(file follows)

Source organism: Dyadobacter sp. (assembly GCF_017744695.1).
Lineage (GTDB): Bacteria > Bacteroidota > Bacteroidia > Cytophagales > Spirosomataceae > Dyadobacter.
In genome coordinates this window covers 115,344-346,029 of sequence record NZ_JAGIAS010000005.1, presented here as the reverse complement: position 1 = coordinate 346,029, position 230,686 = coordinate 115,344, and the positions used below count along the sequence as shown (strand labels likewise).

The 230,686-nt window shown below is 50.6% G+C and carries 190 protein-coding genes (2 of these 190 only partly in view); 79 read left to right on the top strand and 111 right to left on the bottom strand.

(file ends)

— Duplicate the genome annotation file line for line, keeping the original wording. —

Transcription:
Source organism: Dyadobacter sp. (assembly GCF_017744695.1).
Lineage (GTDB): Bacteria > Bacteroidota > Bacteroidia > Cytophagales > Spirosomataceae > Dyadobacter.
In genome coordinates this window covers 115,344-346,029 of sequence record NZ_JAGIAS010000005.1, presented here as the reverse complement: position 1 = coordinate 346,029, position 230,686 = coordinate 115,344, and the positions used below count along the sequence as shown (strand labels likewise).

The 230,686-nt window shown below is 50.6% G+C and carries 190 protein-coding genes (2 of these 190 only partly in view); 79 read left to right on the top strand and 111 right to left on the bottom strand.